Cursed, p.3
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       Cursed, p.3

         Part #1 of The Devils Roses series by Tara Brown
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Page 3


  Where I was shy and withdrawn, Alise had always been outgoing, or slutty, as the truly brave referred to her.

  Our father, like myself, mourned alone in the quiet of his mind. He preferred to withdraw to his office, where he pretended to work. We knew he sat there surrounded by a million reminders of her. I tried not to judge him too harshly. I, too, had my own reminders of my mom, like the stolen nightgown and a few other key items. I had locked them away in Ziploc bags and smelled them like a serial killer. I had kept them under the bed for eight months without anyone seeing. I couldn’t explain my need to smell them, even to myself. So I tried not to think about how creepy it was.

  Alise blathered on with her friend Giselle while I watched out the window waiting for it to start feeling like a regular day again. In eight months, I hadn’t been able to get that feeling back.

  “Ok girl, peace out. ” Alise looked at me as she clicked the phone off. “Can you believe that? Jaime's going to freak when she hears that shit. ”

  "I don’t like wasting the brain cells I have on Giselle or Jaime. " I shrugged. I had no idea what she was talking about and I didn’t care to know.

  Alise groaned as we pulled into the school parking lot. “Aimee, if you don’t try to be normal again, well, your nerdy normal anyway, they’re going to lock you away for depression. It's going to be in one of those places where the girls don’t shower and all become lesbians. ”

  I stifled a laugh as she ranted.

  “Like a week ago, I heard Mrs. Sinclair talking to the guidance counselor about you. She said some shit about how they are noticing your inability to find happiness again or something like that. Dude, no one said you have to forget Mom, but you need to try to still be alive. Besides, it's embarrassing having the Emo-angst queen as my sister. ”

  I ignored her, and instead focused on the asylums full of unkempt lesbians around the country. It made me smile, even if it was just a tiny bit.

  I crossed the courtyard from her car to my first class, knowing my body rejected her reasoning from head to toe. My greatest fear was becoming a happy kid again and forgetting how badly it hurt to lose my mom. Some days when I didn’t fight it hard enough, I would catch myself distracted by something that made me smile. I knew it would be the end of my depression, sooner than later.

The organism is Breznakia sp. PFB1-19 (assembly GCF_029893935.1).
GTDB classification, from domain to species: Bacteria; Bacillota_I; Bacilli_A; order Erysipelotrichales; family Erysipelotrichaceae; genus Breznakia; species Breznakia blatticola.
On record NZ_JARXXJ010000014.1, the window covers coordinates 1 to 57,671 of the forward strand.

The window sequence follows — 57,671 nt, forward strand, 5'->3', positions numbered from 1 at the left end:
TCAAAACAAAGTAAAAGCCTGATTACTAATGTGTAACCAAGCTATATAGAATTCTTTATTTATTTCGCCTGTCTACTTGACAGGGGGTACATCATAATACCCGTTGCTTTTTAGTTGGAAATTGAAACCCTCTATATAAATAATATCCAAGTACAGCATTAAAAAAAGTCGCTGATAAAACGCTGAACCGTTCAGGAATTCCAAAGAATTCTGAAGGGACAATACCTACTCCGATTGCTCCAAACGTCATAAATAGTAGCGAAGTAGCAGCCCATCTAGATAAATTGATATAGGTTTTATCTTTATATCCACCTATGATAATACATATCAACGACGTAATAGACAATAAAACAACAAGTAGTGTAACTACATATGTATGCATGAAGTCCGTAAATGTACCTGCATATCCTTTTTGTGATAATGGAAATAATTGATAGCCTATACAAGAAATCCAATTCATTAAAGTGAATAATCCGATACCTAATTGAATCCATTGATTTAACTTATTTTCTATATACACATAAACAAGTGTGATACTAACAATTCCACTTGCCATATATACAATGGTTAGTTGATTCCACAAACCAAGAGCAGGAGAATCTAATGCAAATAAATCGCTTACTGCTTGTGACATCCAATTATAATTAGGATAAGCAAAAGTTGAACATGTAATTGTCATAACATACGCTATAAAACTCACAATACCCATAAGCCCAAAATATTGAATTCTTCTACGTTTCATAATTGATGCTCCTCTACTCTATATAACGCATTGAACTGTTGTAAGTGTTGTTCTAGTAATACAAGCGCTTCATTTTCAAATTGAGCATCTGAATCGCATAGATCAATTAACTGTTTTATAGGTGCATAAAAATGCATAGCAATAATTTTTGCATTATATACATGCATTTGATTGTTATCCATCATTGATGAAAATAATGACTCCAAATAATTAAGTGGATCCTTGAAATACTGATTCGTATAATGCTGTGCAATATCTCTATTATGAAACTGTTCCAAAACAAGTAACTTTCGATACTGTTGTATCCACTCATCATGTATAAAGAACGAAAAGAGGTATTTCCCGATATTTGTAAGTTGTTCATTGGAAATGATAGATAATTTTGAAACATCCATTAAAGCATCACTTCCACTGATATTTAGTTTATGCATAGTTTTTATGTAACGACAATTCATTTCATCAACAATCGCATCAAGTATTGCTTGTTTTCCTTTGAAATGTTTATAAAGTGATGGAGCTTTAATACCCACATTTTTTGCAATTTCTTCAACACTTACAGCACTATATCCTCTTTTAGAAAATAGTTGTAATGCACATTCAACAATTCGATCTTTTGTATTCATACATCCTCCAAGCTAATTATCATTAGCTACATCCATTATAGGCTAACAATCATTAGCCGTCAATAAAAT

I coasted through my classes doodling, thinking about the dream I’d had. It had been a repeat, I was certain. I remembered seeing the look on my father's face—it had been fear.

  I knew my dad was worried about me, but he wasn’t one to be pointing fingers. He had been in a rough patch and hadn’t come out of his office, except to ground Alise every other day. She swore up and down that she had caught him sitting in his walk-in closet under Mom's dresses and clothes. He sat there crying and touching the bottoms of them.

  The bell rang for lunch before I realized I had even gone to a second period class. I looked down at the homework assignment I had written, amazed it was a coherent sentence. I picked up my books and slipped from the class, not making eye contact with anyone.

  “Aimes, wait up,” a voice called me from down the hall. It was a sound that warmed my heart. I turned to see Blake coming towards me. He was the only person who seemed to be able to see me past my sadness. I knew one day I would snap out of it and resurface because Blake still saw me. I was confident that if I ever got too lost in my pool of despair, he would reach his hand in and pull me out of it.

  I almost laughed as he stumbled up the stairs near my locker. He was not handsome in a traditional way. He was tall and thin, but not skinny. His blue eyes stood out against his dark hair. However, thick glasses and constant looking down muted the color of his eyes. He was always stuck in a book, iPhone, iTouch, or chess game.

  It was rare for him to make eye contact with other people, except me. Being his best friend and the only person able to beat him in chess earned me at least a bit of eye contact. Well, me and Mr. Mac, our chem teacher, who held the chess club meetings.

  “Hey, Blake. ” The words left my mouth in a low mutter. I thought for certain he hadn’t been able to hear them.

  He smiled at me, barely looking up from his iPhone. “You look like shit today, Aimee. Enough with the black already. ”

  He was the only person who could be mean to me and make a smile cross my lips.

  “I like black. ” I tried to be serious. I closed my locker and we started to walk.

  He shook his head, as he looked me straight in the eyes. “No, you don’t, and you're starting to look like one of the Goths. It’s hard to hang in the nerd crowd when you scare the nerds. We scare easily. ” He walked forward and opened the door to the cafeteria for me.

  I shook my head. “I’m in mourning, Blake, and it’s a full year before we wear colors again. ”

  “That’s for widows in the eighteen hundreds. I miss you in spring colors and shorts. I miss you having color on your skin. I miss your eyes, and how they used to sparkle. Now they’re dull, like fish eyes. When that Aimee comes back, I think I’ll have a party. ”